The more things change..

It’s all over but the coronation. Barack Hussein Obama has achieved a historic win. As the New Yorker notes, we can now call him by his full name now that he has won, and anyway BHO sounds much better than BO.

On election night, I watched McCain give the best speech of his campaign – the only speech where he appeared gracious and honorable and statesmanlike. Too bad he waited until his concession speech to show this side of himself.

Then I watched Obama’s victory speech, which was very inspiring too except for the Oscar acceptance part when he started thanking everyone from David Axelrod to his wife and kids. Does he have a dog? I wondered. Will he thank it next? Isn’t the average American supposed to have 2.3 kids and a dog?? Barack has done well on the 2.3 kids, so I was not surprised when his next line was about getting a puppy.

Watching all the campaigns over the last 2 years taught me an unwritten, but important rule of American politics – when you speak, you must always have an adoring spouse standing behind you, smiling broadly, clapping at appropriate points and generally acting like an NFL cheerleader (highkicking is optional).

If, on the other hand, you are a candidate who doesn’t have a spouse standing behind you at every campaign rally, there must be something wrong with you.? If you are 30 and single and we don’t even hear about your girlfriends, then you must be gay. That is exactly what the opposition insinuated about Ashwin Madia.? Not surprisingly, Madia lost the election.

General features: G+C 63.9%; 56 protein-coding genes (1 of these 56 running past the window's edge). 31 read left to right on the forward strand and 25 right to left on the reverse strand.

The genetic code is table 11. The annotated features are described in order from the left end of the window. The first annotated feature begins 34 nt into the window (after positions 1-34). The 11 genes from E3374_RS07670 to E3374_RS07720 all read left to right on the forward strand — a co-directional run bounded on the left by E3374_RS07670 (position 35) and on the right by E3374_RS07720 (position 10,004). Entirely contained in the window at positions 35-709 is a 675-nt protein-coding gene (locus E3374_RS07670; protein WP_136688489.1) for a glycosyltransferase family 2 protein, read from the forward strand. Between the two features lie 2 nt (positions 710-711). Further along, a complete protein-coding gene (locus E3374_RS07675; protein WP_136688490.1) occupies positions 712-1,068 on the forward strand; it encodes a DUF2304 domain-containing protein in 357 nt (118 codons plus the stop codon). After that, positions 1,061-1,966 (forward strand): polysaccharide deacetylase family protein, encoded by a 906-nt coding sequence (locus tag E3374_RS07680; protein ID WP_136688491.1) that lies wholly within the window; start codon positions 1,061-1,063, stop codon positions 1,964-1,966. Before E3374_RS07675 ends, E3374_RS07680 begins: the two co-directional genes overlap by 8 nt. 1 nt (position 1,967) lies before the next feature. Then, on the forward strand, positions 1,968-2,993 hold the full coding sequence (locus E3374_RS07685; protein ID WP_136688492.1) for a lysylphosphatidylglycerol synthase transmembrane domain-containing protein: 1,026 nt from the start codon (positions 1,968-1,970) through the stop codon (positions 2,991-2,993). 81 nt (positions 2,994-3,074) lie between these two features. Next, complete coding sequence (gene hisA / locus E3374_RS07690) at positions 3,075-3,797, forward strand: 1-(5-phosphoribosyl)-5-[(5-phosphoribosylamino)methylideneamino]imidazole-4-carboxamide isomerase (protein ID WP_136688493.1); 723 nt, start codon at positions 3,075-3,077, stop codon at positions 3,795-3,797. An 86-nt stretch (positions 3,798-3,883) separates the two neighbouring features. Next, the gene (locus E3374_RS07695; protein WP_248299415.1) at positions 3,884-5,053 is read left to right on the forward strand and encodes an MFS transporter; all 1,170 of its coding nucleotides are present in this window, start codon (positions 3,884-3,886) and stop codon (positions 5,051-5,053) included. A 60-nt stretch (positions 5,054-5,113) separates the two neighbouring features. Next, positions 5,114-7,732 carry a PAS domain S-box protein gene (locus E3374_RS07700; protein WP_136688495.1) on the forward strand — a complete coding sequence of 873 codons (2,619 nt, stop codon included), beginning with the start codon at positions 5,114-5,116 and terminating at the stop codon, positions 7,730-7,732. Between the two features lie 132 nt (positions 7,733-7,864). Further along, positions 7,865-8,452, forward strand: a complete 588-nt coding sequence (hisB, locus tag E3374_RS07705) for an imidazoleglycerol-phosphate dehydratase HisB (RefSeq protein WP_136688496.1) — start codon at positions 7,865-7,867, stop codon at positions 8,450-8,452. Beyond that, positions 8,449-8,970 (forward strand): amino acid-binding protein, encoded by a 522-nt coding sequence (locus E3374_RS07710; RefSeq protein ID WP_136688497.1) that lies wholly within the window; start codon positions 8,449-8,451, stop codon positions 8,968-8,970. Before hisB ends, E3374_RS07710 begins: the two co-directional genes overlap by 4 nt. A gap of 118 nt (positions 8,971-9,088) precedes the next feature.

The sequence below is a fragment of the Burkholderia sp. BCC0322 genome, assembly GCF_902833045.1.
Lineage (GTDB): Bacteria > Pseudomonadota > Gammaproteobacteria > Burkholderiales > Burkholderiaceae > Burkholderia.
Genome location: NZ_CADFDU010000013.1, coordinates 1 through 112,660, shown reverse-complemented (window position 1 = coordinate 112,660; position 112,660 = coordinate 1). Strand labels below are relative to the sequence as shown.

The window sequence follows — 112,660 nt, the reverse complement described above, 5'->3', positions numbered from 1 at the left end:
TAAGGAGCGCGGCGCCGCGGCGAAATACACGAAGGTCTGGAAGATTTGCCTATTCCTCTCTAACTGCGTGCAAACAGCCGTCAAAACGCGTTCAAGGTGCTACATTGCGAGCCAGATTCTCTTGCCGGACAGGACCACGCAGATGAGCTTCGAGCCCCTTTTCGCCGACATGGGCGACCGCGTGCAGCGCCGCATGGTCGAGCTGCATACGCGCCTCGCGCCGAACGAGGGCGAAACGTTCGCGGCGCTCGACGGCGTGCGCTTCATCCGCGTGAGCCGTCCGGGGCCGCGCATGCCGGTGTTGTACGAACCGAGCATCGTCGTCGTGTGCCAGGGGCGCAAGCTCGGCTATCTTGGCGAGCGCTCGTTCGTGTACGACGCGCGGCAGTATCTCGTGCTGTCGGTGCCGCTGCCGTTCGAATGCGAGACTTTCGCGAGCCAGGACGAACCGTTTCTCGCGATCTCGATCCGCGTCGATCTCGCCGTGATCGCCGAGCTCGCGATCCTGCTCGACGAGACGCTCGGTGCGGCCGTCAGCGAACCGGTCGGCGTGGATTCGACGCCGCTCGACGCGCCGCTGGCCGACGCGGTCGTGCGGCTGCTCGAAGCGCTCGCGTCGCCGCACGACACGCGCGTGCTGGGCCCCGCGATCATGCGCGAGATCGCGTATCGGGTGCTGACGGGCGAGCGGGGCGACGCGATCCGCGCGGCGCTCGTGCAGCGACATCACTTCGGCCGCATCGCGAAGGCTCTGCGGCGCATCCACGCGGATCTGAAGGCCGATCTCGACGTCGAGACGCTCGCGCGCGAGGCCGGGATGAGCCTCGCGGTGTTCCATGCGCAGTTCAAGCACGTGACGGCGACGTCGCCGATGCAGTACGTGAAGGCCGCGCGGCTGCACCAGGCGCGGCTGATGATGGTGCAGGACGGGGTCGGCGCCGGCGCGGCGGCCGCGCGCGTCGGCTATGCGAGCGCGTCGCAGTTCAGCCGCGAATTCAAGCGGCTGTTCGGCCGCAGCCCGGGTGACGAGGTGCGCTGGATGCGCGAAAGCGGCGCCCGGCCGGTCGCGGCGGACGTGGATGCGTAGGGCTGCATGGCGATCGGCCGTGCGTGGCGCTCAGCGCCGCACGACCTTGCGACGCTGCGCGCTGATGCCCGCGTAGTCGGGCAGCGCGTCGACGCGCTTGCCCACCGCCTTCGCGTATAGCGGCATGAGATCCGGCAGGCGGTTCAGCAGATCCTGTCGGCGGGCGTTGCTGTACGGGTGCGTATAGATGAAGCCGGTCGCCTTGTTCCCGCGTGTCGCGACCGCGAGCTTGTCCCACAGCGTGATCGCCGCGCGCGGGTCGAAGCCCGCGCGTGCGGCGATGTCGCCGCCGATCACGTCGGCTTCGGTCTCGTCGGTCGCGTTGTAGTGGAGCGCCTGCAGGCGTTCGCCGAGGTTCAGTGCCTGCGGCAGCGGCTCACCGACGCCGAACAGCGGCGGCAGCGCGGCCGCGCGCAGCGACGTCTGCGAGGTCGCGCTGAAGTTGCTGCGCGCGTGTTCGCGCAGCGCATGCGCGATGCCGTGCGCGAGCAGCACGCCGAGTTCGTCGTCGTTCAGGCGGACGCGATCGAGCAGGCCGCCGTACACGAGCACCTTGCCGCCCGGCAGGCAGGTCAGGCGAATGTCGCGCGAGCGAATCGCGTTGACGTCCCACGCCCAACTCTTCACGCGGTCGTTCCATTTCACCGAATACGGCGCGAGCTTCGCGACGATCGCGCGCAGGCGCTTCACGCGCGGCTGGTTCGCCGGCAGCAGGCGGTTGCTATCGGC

If this election was a vote for change, it was obviously not a vote for too much change. It was sad to see Proposition 8 (which seeks to ban gay marriage) pass in California. ? Some minorities will still need to go a long way to become equal.

But electing a black President was a huge change for this country. It was historic because it would have been unthinkable even a few years ago. As Eugene Robinson of the Washington Post said with tear-filled eyes, even a few years ago, he would never have believed such a thing would happen. Not that he would have calculated the odds of a black president and concluded they were low – the very idea that a black man could become President was unthinkable.

I watched black men and women of all ages, columnists and college students, get teary eyed after the election. Middle-aged and elderly blacks, especially were more emotional than young people, no doubt because they had experienced much stronger racism. You could not watch the scenes without getting a little emotional yourself, and realize how historic this election was, not only for blacks, but for America in general, because the country had taken a significant step towards becoming a post-racial place.